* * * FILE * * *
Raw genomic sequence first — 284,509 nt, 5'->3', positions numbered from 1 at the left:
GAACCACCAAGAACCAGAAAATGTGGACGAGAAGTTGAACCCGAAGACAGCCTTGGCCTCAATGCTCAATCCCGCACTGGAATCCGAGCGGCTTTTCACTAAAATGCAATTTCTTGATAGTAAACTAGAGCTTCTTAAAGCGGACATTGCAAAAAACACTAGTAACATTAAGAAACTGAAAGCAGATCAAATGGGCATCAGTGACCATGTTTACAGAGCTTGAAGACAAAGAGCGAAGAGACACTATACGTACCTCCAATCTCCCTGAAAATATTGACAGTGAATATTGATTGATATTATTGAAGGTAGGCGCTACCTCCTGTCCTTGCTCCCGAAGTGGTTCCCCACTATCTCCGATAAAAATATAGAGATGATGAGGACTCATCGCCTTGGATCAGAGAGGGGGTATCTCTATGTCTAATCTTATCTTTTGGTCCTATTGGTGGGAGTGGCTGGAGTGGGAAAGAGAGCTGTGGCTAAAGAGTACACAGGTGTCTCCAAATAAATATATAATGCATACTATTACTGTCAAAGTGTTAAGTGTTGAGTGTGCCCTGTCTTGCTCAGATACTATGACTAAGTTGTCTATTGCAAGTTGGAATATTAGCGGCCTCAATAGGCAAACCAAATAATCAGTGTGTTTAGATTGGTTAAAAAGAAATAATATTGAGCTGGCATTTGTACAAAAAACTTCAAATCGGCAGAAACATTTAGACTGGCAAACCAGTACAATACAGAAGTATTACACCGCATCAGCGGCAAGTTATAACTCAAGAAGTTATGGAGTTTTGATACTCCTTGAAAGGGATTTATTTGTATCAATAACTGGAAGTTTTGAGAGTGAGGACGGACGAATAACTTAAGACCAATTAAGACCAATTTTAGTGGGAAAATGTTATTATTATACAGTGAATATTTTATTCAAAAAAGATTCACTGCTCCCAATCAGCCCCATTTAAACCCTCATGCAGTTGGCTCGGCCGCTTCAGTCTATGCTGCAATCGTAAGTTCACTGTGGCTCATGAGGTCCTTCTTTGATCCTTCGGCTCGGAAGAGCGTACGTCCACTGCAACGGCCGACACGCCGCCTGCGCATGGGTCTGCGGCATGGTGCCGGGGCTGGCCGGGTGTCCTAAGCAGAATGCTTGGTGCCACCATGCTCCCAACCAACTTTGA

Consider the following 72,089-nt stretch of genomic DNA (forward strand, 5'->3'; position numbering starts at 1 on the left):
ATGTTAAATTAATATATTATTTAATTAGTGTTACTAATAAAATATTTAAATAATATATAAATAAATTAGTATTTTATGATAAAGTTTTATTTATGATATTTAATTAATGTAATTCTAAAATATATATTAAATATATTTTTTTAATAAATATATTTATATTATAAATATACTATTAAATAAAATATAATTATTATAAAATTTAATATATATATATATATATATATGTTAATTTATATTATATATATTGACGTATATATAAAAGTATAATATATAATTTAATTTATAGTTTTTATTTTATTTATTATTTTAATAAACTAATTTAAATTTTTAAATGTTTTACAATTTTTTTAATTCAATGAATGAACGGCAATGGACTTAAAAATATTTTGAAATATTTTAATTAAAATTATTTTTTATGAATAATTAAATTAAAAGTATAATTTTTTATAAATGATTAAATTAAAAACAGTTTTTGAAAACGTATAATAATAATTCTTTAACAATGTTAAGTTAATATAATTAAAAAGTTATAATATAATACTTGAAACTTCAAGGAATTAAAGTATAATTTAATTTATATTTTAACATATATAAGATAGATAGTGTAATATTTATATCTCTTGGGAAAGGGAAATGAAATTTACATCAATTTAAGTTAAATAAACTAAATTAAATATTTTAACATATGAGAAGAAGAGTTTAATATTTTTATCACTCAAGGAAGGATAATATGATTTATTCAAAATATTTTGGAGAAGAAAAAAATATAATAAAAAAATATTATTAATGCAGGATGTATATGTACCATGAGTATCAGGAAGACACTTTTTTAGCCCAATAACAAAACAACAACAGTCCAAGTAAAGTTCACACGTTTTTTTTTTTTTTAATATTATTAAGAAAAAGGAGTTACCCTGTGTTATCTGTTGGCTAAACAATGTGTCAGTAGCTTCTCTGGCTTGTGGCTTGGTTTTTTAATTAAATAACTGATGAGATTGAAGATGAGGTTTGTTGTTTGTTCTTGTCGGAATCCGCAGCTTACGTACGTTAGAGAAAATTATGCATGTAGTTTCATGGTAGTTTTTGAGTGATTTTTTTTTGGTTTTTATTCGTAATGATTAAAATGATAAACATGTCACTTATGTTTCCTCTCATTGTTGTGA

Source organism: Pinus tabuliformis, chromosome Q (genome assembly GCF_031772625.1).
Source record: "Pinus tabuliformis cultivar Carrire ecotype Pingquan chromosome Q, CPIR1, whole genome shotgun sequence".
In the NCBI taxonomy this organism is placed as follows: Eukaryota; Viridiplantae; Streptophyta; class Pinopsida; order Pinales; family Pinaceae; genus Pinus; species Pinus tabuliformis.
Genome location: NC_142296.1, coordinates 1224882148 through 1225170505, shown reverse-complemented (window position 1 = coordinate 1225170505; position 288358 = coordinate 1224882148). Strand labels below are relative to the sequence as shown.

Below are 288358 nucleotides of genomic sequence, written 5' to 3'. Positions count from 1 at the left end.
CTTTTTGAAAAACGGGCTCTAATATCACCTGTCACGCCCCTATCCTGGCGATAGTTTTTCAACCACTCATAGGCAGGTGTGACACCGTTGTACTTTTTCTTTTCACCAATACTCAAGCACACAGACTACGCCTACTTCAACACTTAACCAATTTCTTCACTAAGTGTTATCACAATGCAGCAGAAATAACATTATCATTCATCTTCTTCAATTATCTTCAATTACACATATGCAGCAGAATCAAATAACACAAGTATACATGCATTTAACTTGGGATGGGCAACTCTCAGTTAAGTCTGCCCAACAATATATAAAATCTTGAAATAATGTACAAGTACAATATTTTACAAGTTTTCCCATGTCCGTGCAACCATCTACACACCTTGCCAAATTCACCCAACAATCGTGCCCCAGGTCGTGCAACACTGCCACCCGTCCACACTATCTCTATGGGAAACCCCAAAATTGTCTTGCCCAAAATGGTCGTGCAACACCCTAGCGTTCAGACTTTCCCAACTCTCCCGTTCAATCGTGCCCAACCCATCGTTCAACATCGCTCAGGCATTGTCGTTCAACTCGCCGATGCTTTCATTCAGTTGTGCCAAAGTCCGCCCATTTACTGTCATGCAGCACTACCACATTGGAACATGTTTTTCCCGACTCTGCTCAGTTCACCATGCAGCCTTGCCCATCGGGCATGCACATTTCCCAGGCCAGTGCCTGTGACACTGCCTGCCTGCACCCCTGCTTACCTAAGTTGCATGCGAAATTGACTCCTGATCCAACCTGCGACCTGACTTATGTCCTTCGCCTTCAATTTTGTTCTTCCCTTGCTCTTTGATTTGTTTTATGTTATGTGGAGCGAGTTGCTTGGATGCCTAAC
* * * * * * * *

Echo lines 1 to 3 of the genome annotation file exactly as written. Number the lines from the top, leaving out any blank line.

Raw genomic sequence first — 284,509 nt, 5'->3', positions numbered from 1 at the left:
GAACCACCAAGAACCAGAAAATGTGGACGAGAAGTTGAACCCGAAGACAGCCTTGGCCTCAATGCTCAATCCCGCACTGGAATCCGAGCGGCTTTTCACTAAAATGCAATTTCTTGATAGTAAACTAGAGCTTCTTAAAGCGGACATTGCAAAAAACACTAGTAACATTAAGAAACTGAAAGCAGATCAAATGGGCATCAGTGACCATGTTTACAGAGCTTGAAGACAAAGAGCGAAGAGACACTATACGTACCTCCAATCTCCCTGAAAATATTGACAGTGAATATTGATTGATATTATTGAAGGTAGGCGCTACCTCCTGTCCTTGCTCCCGAAGTGGTTCCCCACTATCTCCGATAAAAATATAGAGATGATGAGGACTCATCGCCTTGGATCAGAGAGGGGGTATCTCTATGTCTAATCTTATCTTTTGGTCCTATTGGTGGGAGTGGCTGGAGTGGGAAAGAGAGCTGTGGCTAAAGAGTACACAGGTGTCTCCAAATAAATATATAATGCATACTATTACTGTCAAAGTGTTAAGTGTTGAGTGTGCCCTGTCTTGCTCAGATACTATGACTAAGTTGTCTATTGCAAGTTGGAATATTAGCGGCCTCAATAGGCAAACCAAATAATCAGTGTGTTTAGATTGGTTAAAAAGAAATAATATTGAGCTGGCATTTGTACAAAAAACTTCAAATCGGCAGAAACATTTAGACTGGCAAACCAGTACAATACAGAAGTATTACACCGCATCAGCGGCAAGTTATAACTCAAGAAGTTATGGAGTTTTGATACTCCTTGAAAGGGATTTATTTGTATCAATAACTGGAAGTTTTGAGAGTGAGGACGGACGAATAACTTAAGACCAATTAAGACCAATTTTAGTGGGAAAATGTTATTATTATACAGTGAATATTTTATTCAAAAAAGATTCACTGCTCCCAATCAGCCCCATTTAAACCCTCATGCAGTTGGCTCGGCCGCTTCAGTCTATGCTGCAATCGTAAGTTCACTGTGGCTCATGAGGTCCTTCTTTGATCCTTCGGCTCGGAAGAGCGTACGTCCACTGCAACGGCCGACACGCCGCCTGCGCATGGGTCTGCGGCATGGTGCCGGGGCTGGCCGGGTGTCCTAAGCAGAATGCTTGGTGCCACCATGCTCCCAACCAACTTTGA

Consider the following 72,089-nt stretch of genomic DNA (forward strand, 5'->3'; position numbering starts at 1 on the left):